The lower part of the climb was no problem for anyone, just a matter of placing one foot after the other. There weren't so many people on the mountain, which was rather surprising as this was the beginning of May, where there is usually a stream of climbers going up. Above the Palmer ski snowfield, the climb gets markedly steeper, and crampons are usually in order, as they were this early morning (I think that we left at midnight). The next 1500 ft are fairly easy, especially if someone has already kicked steps, which someone had - so that we were able to put our feet flat on each step. Then, there's the walk around Crater Rock - a huge rock coming out of the center of the crater that is the whole top of the mountain. While going around this huge rock, the terrain is very steep, and on our right we could look down and see the steaming "Devil's Kitchen," a place where Mt. Hood vents - one can smell the sulphur that is exuded from those vents. This is the first place that it gets really steep. I usually stop to eat just before this, as it's inconvenient to stop while on this part (too steep). A climber in front of me heard me telling the others that I was going to grab a bite to eat and turned around and said "the Hogsback is just over there!" Yes, I know. The Hogsback is a flat ridge of snow where everyone rests before the final summit push. This is where everyone ropes up, if they're going to, or unropes if they're coming down. And it takes a while to get there from the just below Crater Rock, and I see no reason to go without food to reach it (after all, climbing IS about eating!). Anyway, we ate a bite and then trucked on up to the Hogsback. At this point, we could look down onto the side with the Hot Rocks, where the helicopter mentioned earlier, had rolled down, or, on the side we were on, down into Devil's kitchen, or up to "the Pearly Gates." Steep in all directions. It was here that one of the guys said "I can't do it." He'd gotten dizzy just going around Crater Rock. He looked up, saw the steepness, saw the exposure, and decided that this was a good stopping spot for him. I remembered my own similar experience years ago when I'd begged my friend, Peter, to take me up a mountain, and he dutifully tried, but when I got to a place over a cliff - I couldn't go any farther. It didn't help to have Peter tell me that, look, I'm not going to go very far, even if I were to fall - I'd stop before I got to that cliff. Nope. I'd just heard about a fatal accident on Mt. Hood in gory detail from a friend whose husband was involved, and that had translated into paralyzing fear in this particular instance. I couldn't go further, and we had to turn around. I'm sure that I wouldn't even notice that "exposure," now. So, it was very undersandable, hearing this same sort of thing from my friend, now. There would be another time, and I'm sure that he'll be able to do it. Meanwhile, David was still itching to get up there. We looked at the conditions, and they were good. The bergschrund (crevasse in a specific place) was only slightly open, with a good snow bridge over it, and the snow was good - we should be able to self-arrest if one of us should slip. We were three of us, David, Duane, and I, and we elected not to rope up. We walked in the footsteps of the people before us, to a flat place where we either had to go right through the Pearly Gates, or left through what one guide had told me was called "the Chute." I'd heard reports from others who'd gone up previous weeks, and turned left, heading up the chute. It was quite steep, and just one person wide. I went through, then David, and then Duane. David stopped to take this picture at the top of the Chute (still another hundred or so feet to go to get to the summit) - the camera didn't work so well without full light when looking down onto Duane, so it's a bit blurry, but it gives you a good idea of the situation, I think:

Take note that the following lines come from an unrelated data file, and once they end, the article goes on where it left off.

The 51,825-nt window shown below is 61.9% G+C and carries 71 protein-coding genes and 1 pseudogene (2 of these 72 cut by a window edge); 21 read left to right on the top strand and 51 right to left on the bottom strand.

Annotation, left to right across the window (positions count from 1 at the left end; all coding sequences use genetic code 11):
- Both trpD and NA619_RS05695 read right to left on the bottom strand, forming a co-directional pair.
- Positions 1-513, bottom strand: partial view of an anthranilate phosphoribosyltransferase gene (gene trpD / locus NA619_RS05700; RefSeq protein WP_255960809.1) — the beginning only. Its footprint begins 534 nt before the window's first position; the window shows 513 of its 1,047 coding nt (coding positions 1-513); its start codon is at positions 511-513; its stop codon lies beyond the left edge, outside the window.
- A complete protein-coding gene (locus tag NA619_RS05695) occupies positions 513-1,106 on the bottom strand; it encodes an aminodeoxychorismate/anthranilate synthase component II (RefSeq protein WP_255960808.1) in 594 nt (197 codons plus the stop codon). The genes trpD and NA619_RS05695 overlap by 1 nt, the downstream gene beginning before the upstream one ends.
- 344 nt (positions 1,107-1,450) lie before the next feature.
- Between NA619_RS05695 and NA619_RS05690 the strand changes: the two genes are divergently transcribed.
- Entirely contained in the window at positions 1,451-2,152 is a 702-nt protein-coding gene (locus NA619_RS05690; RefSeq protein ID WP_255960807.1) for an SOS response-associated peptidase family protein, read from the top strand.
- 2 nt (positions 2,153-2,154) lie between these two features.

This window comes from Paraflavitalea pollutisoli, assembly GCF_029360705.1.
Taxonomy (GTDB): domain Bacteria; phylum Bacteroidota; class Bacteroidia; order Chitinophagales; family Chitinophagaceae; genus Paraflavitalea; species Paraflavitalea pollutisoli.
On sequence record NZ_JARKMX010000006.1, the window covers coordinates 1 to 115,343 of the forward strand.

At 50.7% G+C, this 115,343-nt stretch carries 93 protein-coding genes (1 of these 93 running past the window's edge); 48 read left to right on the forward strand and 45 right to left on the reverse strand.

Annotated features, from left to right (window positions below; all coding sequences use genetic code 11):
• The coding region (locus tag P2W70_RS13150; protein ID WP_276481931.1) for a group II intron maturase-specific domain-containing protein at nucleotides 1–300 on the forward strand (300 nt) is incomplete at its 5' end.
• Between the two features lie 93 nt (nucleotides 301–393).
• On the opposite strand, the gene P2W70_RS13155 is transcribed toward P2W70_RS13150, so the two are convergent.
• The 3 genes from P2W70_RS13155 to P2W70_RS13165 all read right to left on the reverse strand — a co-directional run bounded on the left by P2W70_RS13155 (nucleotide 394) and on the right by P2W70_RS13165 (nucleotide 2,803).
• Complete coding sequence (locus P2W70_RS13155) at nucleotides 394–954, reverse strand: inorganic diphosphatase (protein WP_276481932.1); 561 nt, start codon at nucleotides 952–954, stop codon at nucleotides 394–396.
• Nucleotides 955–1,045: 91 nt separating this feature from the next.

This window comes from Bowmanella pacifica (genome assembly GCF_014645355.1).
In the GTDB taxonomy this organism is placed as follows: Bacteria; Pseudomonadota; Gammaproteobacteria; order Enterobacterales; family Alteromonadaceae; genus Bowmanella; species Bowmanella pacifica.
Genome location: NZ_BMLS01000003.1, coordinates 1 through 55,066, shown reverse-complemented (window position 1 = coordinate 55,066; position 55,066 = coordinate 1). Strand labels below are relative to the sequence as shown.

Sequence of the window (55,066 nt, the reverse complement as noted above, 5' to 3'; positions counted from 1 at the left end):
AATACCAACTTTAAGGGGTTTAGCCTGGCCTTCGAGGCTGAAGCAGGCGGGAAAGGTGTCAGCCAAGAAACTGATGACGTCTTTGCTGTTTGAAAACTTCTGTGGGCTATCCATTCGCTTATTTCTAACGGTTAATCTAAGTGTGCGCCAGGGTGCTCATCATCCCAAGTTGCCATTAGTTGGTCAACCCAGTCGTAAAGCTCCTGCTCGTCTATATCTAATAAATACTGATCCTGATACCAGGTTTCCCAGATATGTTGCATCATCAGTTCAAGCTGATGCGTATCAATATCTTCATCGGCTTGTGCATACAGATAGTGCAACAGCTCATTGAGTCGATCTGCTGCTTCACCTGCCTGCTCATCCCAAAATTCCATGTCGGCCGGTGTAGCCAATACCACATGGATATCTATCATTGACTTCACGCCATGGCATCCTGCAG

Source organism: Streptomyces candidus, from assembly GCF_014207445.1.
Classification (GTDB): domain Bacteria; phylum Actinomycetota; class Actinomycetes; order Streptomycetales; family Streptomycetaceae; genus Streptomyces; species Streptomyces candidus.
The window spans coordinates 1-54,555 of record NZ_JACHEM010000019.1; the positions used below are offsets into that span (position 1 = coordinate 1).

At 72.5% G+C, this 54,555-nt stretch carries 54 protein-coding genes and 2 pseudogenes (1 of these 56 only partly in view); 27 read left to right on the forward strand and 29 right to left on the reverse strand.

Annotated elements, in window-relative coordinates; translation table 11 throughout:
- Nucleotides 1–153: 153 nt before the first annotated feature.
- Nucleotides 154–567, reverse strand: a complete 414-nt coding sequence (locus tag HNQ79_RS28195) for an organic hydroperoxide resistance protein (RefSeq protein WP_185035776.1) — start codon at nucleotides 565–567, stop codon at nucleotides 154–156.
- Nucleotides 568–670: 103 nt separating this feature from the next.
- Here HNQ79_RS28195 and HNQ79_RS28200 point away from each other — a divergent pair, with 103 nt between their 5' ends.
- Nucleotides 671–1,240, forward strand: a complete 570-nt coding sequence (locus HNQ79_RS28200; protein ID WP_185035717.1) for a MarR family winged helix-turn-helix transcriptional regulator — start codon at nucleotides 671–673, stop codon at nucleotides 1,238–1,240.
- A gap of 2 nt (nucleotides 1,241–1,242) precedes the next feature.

We summitted, and David was thrilled! And I was thrilled to have helped him get there! We still had half the trip, yet, to go - getting up is great, but most of the accidents happen on the way down. We downclimbed through the Chute, to the flat spot. I looked up, saw a huge chunk of ice, just being hit by the morning sun, and dallied no longer, heading down. I didn't hear footsteps behind me, so turned around and saw Duane and David standing there on the flat spot. I yelled to them about my concern about the ice above them - they looked up, and immediately made their way down. David had stopped on the way up in this same spot to take this shot:
That line of snow in the middle of the photo is the famed Hogsback running right into Crater Rock, with one of the 3 dots along the Hogsback being John, waiting for us. Further down on the left of the photo, you should be able to make out the straight line of the Palmer ski lift. That lift heads down to Timberline lodge, and the Day lodge. We'd a ways to go before we could call the whole thing, successful. And down we went, and successful we were. I was very happy to have been a part of allowing David to meet one of his life's goals. It made me happy to be competent enough at climbing to do such a thing for another.